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iPhone and iPod: Dense Pixels, Happy Eyes

September 6, 2007

iPod TouchYesterday’s announcement of the third-generation iPod Nano and iPod Touch was another step in Apple’s accelerating march toward sharper displays and resolution independence. The third-generation Nano now has the highest pixel density in the Apple lineup, at 204 pixels per inch (ppi). By comparison, the iPhone comes in at 160 ppi with the new iPods Touch and Classic at a nearly-identical 163 ppi. Meanwhile, Apple’s high-end 30″ Cinema Display is at 102 ppi.

Subjectively, the iPhone’s display is clearly superior to any computer display I’ve ever seen. While this is a function of many factors, the high pixel density plays a huge part in creating the extraordinarily tack-sharp perception. While the Nano’s screen is too small to be useful for reading, it seems completely within Apple’s philosophy and technical capability to extend the high-pixel-density feature to other devices, including the Mac and the hypothetical iTablet. After all, multimedia and typography are in Apple’s DNA, while resolution independence is an announced feature in the next version of Mac OS X and perhaps a current feature in today’s iPhone/Touch OS X.

I wanted to visualize more objectively just how these increased densities are affecting the reading experience. The images below are enlargements of PDF text (from my latest WOWIO ebook project) rendered in Photoshop to simulate different pixel densities. Be sure to click on the image to see the enlargement so you can see the full effect.

Screen Pixel Density Simulation (small)

While rendering on the actual devices will be different, these images can still give an idea of the relative quality of the text displays. The smooth and crisp type renderings at the higher pixel densities correlate directly into perceived text clarity and reading comfort. Today’s common complaints about fuzzy, headache-inducing screen text — one of the most persistent obstacles to reading long-form text in digital format — are literally being smoothed away.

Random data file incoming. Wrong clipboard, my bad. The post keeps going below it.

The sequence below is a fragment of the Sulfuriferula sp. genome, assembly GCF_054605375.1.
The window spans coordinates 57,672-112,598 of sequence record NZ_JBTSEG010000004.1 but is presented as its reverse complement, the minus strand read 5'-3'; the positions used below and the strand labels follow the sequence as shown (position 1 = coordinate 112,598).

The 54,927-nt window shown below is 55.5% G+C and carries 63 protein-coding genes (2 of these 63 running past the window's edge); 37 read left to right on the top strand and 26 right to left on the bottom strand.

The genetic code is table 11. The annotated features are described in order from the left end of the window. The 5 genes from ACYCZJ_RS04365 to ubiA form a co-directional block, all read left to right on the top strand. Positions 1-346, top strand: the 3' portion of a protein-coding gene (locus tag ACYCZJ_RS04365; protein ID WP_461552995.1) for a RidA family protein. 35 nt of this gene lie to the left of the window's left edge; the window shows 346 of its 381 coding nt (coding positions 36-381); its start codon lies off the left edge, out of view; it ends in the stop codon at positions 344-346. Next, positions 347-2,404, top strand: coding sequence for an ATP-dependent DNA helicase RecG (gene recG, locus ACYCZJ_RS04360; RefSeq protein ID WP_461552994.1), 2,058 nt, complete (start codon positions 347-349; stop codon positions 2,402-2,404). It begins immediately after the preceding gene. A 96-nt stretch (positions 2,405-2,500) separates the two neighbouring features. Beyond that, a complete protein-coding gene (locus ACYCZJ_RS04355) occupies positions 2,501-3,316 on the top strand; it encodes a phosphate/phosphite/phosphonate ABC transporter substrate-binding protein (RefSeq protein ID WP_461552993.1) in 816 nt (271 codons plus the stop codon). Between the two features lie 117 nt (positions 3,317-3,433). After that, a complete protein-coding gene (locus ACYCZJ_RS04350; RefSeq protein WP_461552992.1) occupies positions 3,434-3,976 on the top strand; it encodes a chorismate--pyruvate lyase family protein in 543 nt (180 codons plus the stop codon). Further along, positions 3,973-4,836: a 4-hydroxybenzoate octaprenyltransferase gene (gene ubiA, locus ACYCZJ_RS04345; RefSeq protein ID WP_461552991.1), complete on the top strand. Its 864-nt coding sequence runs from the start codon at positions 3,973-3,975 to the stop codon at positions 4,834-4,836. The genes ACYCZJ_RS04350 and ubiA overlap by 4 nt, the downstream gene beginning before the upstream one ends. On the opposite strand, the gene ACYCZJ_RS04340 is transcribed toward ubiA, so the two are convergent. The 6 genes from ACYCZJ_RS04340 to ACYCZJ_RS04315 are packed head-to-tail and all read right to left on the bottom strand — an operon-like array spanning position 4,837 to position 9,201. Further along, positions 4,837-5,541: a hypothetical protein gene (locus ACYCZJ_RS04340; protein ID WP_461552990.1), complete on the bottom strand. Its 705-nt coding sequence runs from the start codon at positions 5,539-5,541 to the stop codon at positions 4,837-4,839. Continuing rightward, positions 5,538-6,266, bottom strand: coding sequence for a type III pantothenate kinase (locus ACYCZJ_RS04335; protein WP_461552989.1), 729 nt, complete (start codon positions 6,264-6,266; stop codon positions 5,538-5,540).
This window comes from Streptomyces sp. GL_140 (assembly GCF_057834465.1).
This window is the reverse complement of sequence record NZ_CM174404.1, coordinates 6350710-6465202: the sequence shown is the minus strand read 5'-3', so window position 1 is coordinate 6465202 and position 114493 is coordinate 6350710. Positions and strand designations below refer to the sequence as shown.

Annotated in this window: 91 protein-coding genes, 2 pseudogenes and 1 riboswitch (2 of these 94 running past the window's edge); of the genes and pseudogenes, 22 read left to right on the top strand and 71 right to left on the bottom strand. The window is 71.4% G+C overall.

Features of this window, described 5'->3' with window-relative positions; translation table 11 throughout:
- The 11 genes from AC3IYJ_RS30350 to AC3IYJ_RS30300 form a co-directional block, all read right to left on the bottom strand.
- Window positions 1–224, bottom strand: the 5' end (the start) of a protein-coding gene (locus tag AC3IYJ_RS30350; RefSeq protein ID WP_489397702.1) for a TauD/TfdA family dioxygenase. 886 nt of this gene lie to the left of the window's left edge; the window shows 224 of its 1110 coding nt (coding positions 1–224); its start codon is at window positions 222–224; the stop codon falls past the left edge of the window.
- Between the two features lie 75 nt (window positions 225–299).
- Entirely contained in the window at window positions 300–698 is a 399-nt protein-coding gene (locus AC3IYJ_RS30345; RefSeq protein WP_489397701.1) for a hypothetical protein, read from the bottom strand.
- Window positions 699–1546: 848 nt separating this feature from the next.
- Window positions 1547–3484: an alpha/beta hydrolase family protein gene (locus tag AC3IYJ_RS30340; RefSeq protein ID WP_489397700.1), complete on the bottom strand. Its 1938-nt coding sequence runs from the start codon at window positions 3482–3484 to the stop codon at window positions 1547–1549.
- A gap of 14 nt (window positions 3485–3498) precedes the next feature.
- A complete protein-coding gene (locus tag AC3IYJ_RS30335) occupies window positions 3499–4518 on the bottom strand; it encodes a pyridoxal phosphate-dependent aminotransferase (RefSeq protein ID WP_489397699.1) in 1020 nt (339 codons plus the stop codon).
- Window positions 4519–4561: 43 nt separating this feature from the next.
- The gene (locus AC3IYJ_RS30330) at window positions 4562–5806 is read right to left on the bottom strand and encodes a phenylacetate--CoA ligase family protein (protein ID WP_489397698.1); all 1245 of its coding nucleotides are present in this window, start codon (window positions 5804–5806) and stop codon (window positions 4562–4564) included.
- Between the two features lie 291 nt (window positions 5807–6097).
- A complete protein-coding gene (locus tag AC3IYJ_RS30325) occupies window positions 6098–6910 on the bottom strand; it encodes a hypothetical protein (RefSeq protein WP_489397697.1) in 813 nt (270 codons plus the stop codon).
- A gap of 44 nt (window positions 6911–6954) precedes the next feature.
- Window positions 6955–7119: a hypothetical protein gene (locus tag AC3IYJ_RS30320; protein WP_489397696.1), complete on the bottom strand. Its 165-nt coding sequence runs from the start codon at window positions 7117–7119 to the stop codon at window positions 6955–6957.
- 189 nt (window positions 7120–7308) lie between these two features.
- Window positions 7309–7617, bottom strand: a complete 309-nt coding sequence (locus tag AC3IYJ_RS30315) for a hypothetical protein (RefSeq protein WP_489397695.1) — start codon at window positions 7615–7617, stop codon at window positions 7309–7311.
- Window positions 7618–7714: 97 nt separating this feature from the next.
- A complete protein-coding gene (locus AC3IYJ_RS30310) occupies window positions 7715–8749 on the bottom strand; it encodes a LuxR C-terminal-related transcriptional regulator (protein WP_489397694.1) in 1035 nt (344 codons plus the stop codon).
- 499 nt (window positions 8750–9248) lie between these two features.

Related Posts
iPhone and eBooks: The Video
iPhone and eBooks: An Early Flirtation
Books v. eBooks: the Reader’s Experience

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4 comments

  1. [...] and eBooks: an Early Flirtation iPhone and eBooks: the Video iPhone and iPod: Dense Pixels, Happy Eyes eBook Reader Technology [...]


  2. [...] light (similar to the E-Ink used in the Amazon Kindle and Sony Reader, but with an even higher pixel density). The XO (in Tablet Mode, Portrait Orientation) and a MacBook Pro Display a PDF [...]


  3. [...] is what that looks like in practice (courtesy of this blog post on The [...]


  4. [...] a device suitable for extended text reading is the pixel density of the screen. Here’s a good illustration of the effect of pixel density. A typical PC screen has a ‘Pixel per Inch’ (ppi) density of 96, which isn’t bad [...]



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